The prestigious Delta Omega Honorary Society in Public Health holds the poster session to encourage and recognize the public health leaders of tomorrow. Zamani’s study is the first and only undergraduate student research to ever be presented at the poster session.
Each year, nineteen students are selected from thousands of abstracts nationwide to present their research. Presentations are held during the Delta Omega Student Poster Session at the annual American Public Health Association (APHA) conference during the Delta Omega Social Hour/Reception on November 6.
Undergraduate student Zamani said that she always been interested in learning about what makes people sick and ways that we can keep populations healthy, which is what drew her to the COPH.
“My favorite topic is epidemiology, and more specifically epidemiology of women’s health in relation to community and family health,” she said. “I am interested in learning about factors that influence women’s health, and I enjoy the process of creative thinking for solving health issues.”
Zamani will present her ongoing research on health and behavior factors that will decrease the infant mortality rate (IMR) in the U.S.
Her research is titled “Role of Baby Boxes in Lowering Infant Mortality Rate” which compares the IMR between several developed countries and defines the role of Baby Boxes as a function in lowering IMR in the U.S. Her main focus is evaluating the application and accessibility of Baby Boxes in the U.S.
The U.S. has one of the highest IMR among all developed countries. In contrast, Finland has the lowest IMR among all countries. Zamani said she was curious about the factors leading to such low IMR statistics. She found one reason to Finland’s success in infant care is providing free Baby Boxes to new parent(s) that are filled with infant care necessities and double as infant beds. Baby Boxes are proven to lower the Sudden Infant Death Syndrome by providing resources and information about vital infant care and practicing safe sleep.
“Without a doubt, this would not have been possible without the help and guidance of my teachers and mentors. I am honored and proud to be representing the USF System and COPH at this event,” Zamani said. “An inseparable part of my career is advocacy for women’s health and bringing attention to the importance of maternal and child health practices. Presenting my research with USF in this capacity is the confirmation that I am in the right place for following my dreams.”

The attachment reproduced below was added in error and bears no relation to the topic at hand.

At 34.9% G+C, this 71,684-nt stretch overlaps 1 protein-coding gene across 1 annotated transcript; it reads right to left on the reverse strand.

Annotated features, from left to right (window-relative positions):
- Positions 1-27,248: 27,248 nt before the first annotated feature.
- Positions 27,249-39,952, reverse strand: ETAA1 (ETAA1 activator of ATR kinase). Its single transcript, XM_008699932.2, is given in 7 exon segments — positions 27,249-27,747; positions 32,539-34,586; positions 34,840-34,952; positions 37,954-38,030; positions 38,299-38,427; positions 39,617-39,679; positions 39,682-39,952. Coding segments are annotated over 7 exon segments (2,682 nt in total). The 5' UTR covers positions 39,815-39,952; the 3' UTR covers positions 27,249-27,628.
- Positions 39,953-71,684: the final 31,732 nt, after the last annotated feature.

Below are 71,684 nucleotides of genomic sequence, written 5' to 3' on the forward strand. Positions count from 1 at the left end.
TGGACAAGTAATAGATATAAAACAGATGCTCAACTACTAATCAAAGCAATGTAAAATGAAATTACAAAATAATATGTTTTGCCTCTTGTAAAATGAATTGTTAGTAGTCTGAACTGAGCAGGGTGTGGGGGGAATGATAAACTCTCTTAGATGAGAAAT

Doctoral student Caitlin Wolfe chose to pursue her PhD at USF COPH because they offered the most competitive fellowship package and have faculty that are working on infectious diseases around the world. The opportunity to contribute to research taking place on the global stage was very important to her when deciding on a school and program.
“I love that public health is so interdisciplinary and interconnected,” she said. “It allows me to combine my interests in epidemiology, microbiology, medical anthropology, conservation biology, ecology, health policy, and human rights all in one!”
Wolfe, who is earning a PhD focused on global health, is presenting her work as an epidemiologist with the World Health Organization’s Ebola Response Team in Liberia. She is currently out-of-country finishing summer research in Senegal.
Her abstract focused on contact tracing in response to one of the later 2015 ebola clusters. Contact tracing is a key action necessary for halting ebola virus disease (EVD) transmission. In November 2015, three family members tested positive for EVD in Monrovia, Liberia. This cluster provided an opportunity for Wolfe to implement and evaluate enhanced contact tracing approaches that are discussed in her abstract. This was done in collaboration with her former colleagues at WHO and those from partner agencies such as CDC and Action Contre La Faim who also supported contact tracing efforts in this particular cluster.
Wolfe’s idea to create an abstract and present came from the a doctoral seminar led by Dr. Ellen Daley, professor in the Department of Community and Family Health and associate dean of research and practice, and Dr. Erika Thompson, post-doctoral fellow at the COPH, who she said were both incredibly helpful in preparing her for it in terms of poster design and presentation techniques.
“I’m very grateful for the opportunity,” Wolfe said. “I’m thrilled to present at an APHA poster session for the first time and excited to represent COPH while I am there!”
Story by Caitlin Keough, USF College of Public Health
Tags: American Public Health Association, APHA, Caitlin Wolfe, Community and Family Health, Delta Omega, doctoral student, ebola, Ellen Daley, Epidemiology, Shahrzad Zamani, student research, undergraduate, women's health, World Health Organization